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Private and Public Life
BY THOMAS CLARKSON, M. A.
IN TWO VOLUMES.
PINTED BY RICHARD TAYLOR AND CO., SHOE-LANE,
FOR LONGMAN, HURST, REES, ORME, AND AROWN,
A. 1688–introduces Gilbert Latey to the King-becomes
very unpopular-reputed causes of it-beautiful letter written to him by Mr. Popple on this account—his answer to the same is arrested (King William having come to the throne) and brought before the Lords of Council and examined-und made to give bail for his appearance-affairs of Pennsylvania. William Penn staid in England only for the
purpose of seeing religious liberty established by a law of the land. Of course he was a frequent attendant at Whitehall. Going there one day in company with George Whitehead they met Gilbert Latey, an experienced minister of the Society. They asked him, if he would go with them and VOL. II.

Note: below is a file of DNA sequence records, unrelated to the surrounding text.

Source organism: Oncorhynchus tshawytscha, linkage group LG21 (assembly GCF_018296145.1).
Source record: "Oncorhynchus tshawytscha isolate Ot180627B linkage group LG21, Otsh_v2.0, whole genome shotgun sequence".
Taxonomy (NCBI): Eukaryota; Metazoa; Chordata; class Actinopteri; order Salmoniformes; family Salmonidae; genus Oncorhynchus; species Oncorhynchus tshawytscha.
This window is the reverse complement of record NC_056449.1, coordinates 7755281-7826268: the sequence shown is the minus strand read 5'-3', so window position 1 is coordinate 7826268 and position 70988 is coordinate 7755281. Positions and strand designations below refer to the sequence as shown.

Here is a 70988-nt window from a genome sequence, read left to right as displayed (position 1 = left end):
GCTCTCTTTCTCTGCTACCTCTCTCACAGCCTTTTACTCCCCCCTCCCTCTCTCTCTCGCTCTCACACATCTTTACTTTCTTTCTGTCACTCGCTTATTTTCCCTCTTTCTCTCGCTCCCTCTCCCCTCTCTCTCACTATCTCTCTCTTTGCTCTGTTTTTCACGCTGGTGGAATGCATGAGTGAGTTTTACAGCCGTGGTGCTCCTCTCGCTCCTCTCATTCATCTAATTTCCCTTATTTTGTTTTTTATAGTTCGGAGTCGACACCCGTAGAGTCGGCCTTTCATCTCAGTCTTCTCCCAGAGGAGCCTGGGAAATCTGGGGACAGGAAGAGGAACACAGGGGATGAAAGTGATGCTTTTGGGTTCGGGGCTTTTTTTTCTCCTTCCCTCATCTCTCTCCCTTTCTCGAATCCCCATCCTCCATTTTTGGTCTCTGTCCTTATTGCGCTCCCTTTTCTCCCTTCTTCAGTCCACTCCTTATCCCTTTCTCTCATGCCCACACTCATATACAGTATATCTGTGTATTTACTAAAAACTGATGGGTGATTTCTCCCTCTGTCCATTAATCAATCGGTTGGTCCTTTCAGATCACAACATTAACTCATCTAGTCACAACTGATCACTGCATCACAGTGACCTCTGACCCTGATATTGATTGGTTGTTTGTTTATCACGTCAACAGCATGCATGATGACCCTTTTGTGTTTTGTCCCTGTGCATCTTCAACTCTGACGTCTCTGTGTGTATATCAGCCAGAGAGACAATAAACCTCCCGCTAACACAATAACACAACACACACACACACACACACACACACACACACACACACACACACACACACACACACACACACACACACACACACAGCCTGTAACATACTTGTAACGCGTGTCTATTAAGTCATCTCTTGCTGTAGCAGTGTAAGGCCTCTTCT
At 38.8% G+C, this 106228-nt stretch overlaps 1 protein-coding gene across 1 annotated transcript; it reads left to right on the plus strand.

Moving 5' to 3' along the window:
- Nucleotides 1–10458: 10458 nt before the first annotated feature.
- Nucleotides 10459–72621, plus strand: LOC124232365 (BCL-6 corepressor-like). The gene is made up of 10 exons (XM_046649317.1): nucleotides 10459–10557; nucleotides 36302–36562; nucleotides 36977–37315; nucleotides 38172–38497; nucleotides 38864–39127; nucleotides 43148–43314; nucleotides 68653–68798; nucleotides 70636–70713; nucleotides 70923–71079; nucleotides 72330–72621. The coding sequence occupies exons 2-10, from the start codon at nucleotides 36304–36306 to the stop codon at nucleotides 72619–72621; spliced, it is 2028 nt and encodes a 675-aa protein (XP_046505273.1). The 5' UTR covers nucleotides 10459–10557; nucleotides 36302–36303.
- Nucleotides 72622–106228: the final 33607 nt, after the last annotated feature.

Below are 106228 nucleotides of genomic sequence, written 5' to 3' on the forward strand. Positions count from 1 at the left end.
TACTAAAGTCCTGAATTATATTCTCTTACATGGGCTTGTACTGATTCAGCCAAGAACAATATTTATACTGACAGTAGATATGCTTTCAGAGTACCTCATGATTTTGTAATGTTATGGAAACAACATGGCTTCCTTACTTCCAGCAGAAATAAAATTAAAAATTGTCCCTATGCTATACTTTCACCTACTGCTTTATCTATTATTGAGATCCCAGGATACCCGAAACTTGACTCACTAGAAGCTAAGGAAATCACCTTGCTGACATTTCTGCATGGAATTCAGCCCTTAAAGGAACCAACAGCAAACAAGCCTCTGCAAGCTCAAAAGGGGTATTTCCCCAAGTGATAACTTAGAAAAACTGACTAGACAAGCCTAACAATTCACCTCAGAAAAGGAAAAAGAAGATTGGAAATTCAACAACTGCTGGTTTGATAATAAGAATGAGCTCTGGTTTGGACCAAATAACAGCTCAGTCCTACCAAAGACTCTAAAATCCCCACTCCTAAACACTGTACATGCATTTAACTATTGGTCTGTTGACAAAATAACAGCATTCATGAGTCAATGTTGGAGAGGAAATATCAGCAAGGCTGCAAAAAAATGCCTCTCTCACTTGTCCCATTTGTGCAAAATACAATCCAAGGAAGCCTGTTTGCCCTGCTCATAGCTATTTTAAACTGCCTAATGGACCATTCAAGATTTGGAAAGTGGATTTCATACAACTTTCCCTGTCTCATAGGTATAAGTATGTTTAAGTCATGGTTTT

the King “ Gilbert paused for a while, and as he thus stood silent, it opened in his heart what he should say to the King; whereupon he told the Friends he was ready to go with them; and accordingly they went, and had admittance into the King's presence, there being only one other person present besides the King and his Friends. George Whitehead and William Penn having spoken what they had to say, the King was pleased to ask Gilbert, whether he had not something to say ; upon which he in a great deal of humility spake in the manner following: “The mercy, favour, and kindness, which the King hath extended to us as a people in the time of our exercise and sore distress, we humbly acknowledge ; and I truly desire that God may show him
and favour in the time of his trouble and sore distress.' To which the King replied, I thank
you; and so at that time they parted. But what was then spoken by Gilbert lived with the King; who, some time after, when he was in Ireland, desired a Friend to remember him to Gilbert. Tell him, said the King, the words he spake to me I shall never forget, adding that one part of them